Love the local papers…
One of the great joys of being a 21st century genealogist is sitting there, at 3 a.m., in your bunny slippers, and finding out little bits and pieces about your ancestors that you never would have known any other way.
For The Legal Genealogist, that joy includes finding newspapers digitized and available online for the early years of the 20th century … particularly those from Tillman County, Oklahoma.
That’s where a bunch of my folks were living in those years: my second great grandmother Martha Louise (Shew) Baird Livingston and many of her children and their families, including her daughter and son-in-law, my great grandparents Eula (Baird Livingston) Robertson and Jasper Carlton Robertson, and their daughter, my grandmother Opal (Robertson) Cottrell.
Just looking at what was published in the month of May in various years, and just focusing on my immediate direct line folks, those tidbits of their lives are simply fascinating.
On 28 May 1909, for example, a notice for publication from the Land Office at Lawton included the assertion:
“Claimant names as witnesses: Albion Jared, W.L. Kirkpatrick, C.C. McCormick, J.C. Robertson, all of Frederick, Okla.”1
So what do I know from this? Well, how about the fact that Jasper was considered to be “of Frederick” in 1909? (It’s important not to be misled by this: that was his post office address; his actual residence was outside of town.) And how about the fact that he was serving as a witness for the homestead claim of Edwin A. Belleville? Must have known Belleville, no? And the fact that he was probably a neighbor to and knew the other witnesses as well, right? Things to add to the research list for Jasper…
Or the fact that on 3 May 1912, the paper reported:
“Bugging the gardens is the order of the day in Hollister. The big black bugs come out after dark and are working havoc with the gardens, especially the beans. Some are taking lanterns and going out and catching and burning them. Mrs. J.C. Robertson and J.A. Pritchard, whose gardens join, report having caught about 1,000 in one evening.”2
I’m not entirely sure just how much I want to know about big black bugs, but… there’s still quite a bit to be gleaned from this tidbit, more to add to what I know. Such as the fact that gardens were well enough advanced in Oklahoma in early May to have to worry about bugs. And that Eula — just recently widowed then — lived next door to J.A. Pritchard.
And there are just so many of these tidbits. Things that tell me who my folks were involved with, and what they were all doing at the time:
• On 10 May 1912: “H.H. Lewis and wife, Mesdames W.E. Haight, Emmett Lewis, and Misses Opal Robertson and Ora Winningham, also Misses Lela Lewis and Lynda Oakley attended the singing convention at Loveland Sunday. They report a fine time and good singing.”3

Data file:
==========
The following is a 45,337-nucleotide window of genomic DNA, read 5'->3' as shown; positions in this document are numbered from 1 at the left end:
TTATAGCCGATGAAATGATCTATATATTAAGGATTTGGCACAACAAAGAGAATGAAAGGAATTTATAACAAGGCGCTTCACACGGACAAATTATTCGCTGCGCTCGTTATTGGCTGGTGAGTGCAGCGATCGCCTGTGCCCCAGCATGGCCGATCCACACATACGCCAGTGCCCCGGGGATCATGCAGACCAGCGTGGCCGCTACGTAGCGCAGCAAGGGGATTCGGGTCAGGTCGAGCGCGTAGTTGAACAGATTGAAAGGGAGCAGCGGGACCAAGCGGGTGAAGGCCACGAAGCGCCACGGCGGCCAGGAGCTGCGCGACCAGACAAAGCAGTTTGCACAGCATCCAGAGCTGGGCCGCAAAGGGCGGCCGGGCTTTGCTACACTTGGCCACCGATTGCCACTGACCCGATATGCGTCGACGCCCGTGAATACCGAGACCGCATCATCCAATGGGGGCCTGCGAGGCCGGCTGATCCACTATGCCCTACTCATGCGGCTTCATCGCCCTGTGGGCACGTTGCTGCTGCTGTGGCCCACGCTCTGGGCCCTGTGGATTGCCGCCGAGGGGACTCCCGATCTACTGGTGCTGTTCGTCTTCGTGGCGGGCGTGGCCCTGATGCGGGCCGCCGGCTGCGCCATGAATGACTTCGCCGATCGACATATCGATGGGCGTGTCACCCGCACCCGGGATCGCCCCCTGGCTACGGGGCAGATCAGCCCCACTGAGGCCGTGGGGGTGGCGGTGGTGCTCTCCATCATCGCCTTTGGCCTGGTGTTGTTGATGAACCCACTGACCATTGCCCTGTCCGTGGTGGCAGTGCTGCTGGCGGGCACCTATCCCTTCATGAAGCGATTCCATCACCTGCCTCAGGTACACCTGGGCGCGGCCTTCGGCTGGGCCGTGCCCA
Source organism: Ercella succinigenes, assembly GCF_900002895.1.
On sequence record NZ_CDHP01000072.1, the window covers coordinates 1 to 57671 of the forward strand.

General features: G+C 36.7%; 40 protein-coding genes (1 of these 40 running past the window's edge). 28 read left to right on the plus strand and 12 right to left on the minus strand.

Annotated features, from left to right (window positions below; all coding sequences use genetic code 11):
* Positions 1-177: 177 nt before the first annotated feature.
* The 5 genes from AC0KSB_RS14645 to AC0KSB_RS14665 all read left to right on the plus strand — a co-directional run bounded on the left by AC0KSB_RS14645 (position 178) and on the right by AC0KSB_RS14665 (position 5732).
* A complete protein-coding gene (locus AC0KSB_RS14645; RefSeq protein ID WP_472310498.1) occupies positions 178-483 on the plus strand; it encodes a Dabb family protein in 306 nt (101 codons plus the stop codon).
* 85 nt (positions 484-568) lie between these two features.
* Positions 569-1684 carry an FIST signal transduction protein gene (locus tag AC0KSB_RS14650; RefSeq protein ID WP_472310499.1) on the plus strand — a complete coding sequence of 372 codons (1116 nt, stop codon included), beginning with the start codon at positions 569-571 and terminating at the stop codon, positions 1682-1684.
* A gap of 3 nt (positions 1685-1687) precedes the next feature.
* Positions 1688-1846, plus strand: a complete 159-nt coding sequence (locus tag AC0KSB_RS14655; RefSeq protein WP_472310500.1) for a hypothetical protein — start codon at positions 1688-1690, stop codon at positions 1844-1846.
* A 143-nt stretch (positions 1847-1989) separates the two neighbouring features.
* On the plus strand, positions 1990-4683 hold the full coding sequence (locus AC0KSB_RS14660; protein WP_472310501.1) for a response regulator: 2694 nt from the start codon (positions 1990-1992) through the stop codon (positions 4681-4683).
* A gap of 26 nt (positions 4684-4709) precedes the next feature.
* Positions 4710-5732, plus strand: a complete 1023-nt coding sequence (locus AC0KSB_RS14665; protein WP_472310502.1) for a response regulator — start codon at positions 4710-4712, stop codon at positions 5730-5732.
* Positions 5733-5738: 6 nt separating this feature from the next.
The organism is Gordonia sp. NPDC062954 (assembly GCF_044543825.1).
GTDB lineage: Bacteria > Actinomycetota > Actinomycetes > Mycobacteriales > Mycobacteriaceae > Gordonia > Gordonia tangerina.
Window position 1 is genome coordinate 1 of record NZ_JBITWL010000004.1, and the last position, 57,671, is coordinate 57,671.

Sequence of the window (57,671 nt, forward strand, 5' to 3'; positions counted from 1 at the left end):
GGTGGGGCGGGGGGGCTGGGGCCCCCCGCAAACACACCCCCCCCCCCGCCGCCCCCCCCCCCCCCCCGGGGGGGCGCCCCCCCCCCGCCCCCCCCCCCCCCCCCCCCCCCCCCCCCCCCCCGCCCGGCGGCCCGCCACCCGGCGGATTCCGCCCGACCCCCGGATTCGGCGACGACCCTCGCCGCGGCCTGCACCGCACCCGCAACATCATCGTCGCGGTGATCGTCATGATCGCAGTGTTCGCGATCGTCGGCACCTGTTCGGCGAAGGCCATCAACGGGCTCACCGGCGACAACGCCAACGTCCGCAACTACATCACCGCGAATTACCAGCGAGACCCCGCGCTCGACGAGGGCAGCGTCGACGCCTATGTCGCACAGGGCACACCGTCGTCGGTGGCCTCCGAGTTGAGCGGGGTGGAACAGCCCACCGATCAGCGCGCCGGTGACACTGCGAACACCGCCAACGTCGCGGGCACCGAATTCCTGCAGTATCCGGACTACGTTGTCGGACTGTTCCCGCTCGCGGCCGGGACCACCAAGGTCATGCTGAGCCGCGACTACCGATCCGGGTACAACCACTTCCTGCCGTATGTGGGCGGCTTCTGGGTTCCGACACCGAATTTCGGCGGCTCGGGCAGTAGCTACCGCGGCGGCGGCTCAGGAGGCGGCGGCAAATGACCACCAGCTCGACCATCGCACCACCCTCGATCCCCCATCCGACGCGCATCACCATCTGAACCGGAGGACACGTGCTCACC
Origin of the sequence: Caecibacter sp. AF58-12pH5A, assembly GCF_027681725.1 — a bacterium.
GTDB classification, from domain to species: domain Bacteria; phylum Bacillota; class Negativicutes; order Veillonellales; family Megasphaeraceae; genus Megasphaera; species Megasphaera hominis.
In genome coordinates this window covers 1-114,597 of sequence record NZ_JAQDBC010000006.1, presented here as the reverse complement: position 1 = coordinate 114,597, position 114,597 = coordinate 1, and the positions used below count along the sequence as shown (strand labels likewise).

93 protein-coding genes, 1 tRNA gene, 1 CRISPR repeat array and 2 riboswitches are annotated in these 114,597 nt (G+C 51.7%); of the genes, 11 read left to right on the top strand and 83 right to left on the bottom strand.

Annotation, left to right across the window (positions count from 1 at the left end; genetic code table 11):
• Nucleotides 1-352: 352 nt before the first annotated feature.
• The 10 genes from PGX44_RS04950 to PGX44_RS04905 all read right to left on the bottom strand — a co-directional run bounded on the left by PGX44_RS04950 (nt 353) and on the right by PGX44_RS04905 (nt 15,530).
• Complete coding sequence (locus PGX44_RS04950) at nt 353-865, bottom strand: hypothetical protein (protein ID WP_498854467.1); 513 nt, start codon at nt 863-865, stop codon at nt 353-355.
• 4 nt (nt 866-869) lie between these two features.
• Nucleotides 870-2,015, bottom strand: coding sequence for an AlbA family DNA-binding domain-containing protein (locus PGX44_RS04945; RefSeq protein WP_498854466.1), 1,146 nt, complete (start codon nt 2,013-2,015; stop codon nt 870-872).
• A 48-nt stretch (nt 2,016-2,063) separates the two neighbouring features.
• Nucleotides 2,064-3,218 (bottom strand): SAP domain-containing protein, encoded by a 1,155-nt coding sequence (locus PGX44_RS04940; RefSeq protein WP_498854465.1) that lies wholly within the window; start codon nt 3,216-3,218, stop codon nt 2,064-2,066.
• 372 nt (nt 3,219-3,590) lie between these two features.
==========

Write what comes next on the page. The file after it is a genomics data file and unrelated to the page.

• On 31 May 1912: “Opal Robertson spent one night last week with Lela Lewis.”4
• On 2 May 1913: “Miss Mary Vinsonhaler was the guest of Miss Opal Robertson Sunday.”5
• On 9 May 1913: “Opal Robertson is attending school at Farmingdale this week.”6
• On 7 May 1915: “L. Livingston and Jacob Fleming visited the former’s sister, Mrs. J.C. Robertson, Sunday.”7
• On 7 May 1915: “Miss Maude Vinsonhaler and Miss Opal Robertson, of Frederick, were guests of the Misses Kent from Friday until Sunday.”8
• On 21 May 1915: “Miss Opal Robertson visited her mother over Sunday.”9
You have to love the fact that those local newspapers reported all these comings and goings in such detail. And then, as genealogists, we have to look to the stories they tell.
Attending school in Farmingdale in 1913? What school? Are there records?
Visiting her mother in 1915? She was just 17. Where was she living if she had to visit with her mother?
And remember these were just the ones I chose from the month of May.
The stories of a family’s life from the tidbits in the local newspapers.
Cite/link to this post: Judy G. Russell, “The tidbits of May,” The Legal Genealogist (https://www.legalgenealogist.com/blog : posted 14 May 2022).
Note: All citations are to digital images at Newspapers.com (https://www.newspapers.com/ : accessed 14 May 2022); emphasis added to names.
- “Notice for Publication,” Frederick (Okla.) Enterprise, 28 May 1909, p. 2, col. 6. ↩
- “Hollister,” Frederick Weekly Enterprise, 3 May 1912, p. 6, col. 5. ↩
- “Hollister,” Frederick Weekly Enterprise, 10 May 1912, p. 6, col. 2-3. ↩
- “Hollister,” Frederick (Okla.) Leader, 31 May 1912, p. 7, col. 1. ↩
- “Dawson,” Frederick Weekly Enterprise, 2 May 1913, p. 7, col. 3. ↩
- “Farmingdale,” Frederick Leader, 9 May 1913, p. 8, col. 5. ↩
- “Farmingdale,” Frederick Leader, 7 May 1915, p. 9, col. 5. ↩
- “Mounts,” Frederick Leader, 7 May 1915, p. 10, col. 6. ↩
- “Farmingdale,” Tillman County (Okla.) Enterprise, 21 May 1915, p. 3, col. 5. ↩